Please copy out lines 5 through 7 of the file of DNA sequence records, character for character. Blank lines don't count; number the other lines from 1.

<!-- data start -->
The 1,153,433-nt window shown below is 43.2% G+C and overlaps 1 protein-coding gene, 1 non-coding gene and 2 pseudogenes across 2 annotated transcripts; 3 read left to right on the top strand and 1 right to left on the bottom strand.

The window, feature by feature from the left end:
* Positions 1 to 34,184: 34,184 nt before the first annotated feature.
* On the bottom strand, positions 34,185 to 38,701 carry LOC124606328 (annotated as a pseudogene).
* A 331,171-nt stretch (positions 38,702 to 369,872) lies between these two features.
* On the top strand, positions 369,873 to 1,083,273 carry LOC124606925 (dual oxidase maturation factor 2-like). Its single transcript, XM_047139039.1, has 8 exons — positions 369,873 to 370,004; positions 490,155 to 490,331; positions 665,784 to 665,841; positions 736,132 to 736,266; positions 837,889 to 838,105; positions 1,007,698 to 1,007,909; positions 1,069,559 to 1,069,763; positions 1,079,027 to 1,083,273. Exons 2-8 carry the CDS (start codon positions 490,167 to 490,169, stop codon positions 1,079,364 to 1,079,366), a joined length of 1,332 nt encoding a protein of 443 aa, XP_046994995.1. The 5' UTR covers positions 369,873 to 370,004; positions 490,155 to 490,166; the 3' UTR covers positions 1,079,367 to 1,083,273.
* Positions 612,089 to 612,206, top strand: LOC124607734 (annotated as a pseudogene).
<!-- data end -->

* A 331,171-nt stretch (positions 38,702 to 369,872) lies between these two features.
* On the top strand, positions 369,873 to 1,083,273 carry LOC124606925 (dual oxidase maturation factor 2-like). Its single transcript, XM_047139039.1, has 8 exons — positions 369,873 to 370,004; positions 490,155 to 490,331; positions 665,784 to 665,841; positions 736,132 to 736,266; positions 837,889 to 838,105; positions 1,007,698 to 1,007,909; positions 1,069,559 to 1,069,763; positions 1,079,027 to 1,083,273. Exons 2-8 carry the CDS (start codon positions 490,167 to 490,169, stop codon positions 1,079,364 to 1,079,366), a joined length of 1,332 nt encoding a protein of 443 aa, XP_046994995.1. The 5' UTR covers positions 369,873 to 370,004; positions 490,155 to 490,166; the 3' UTR covers positions 1,079,367 to 1,083,273.
* Positions 612,089 to 612,206, top strand: LOC124607734 (annotated as a pseudogene).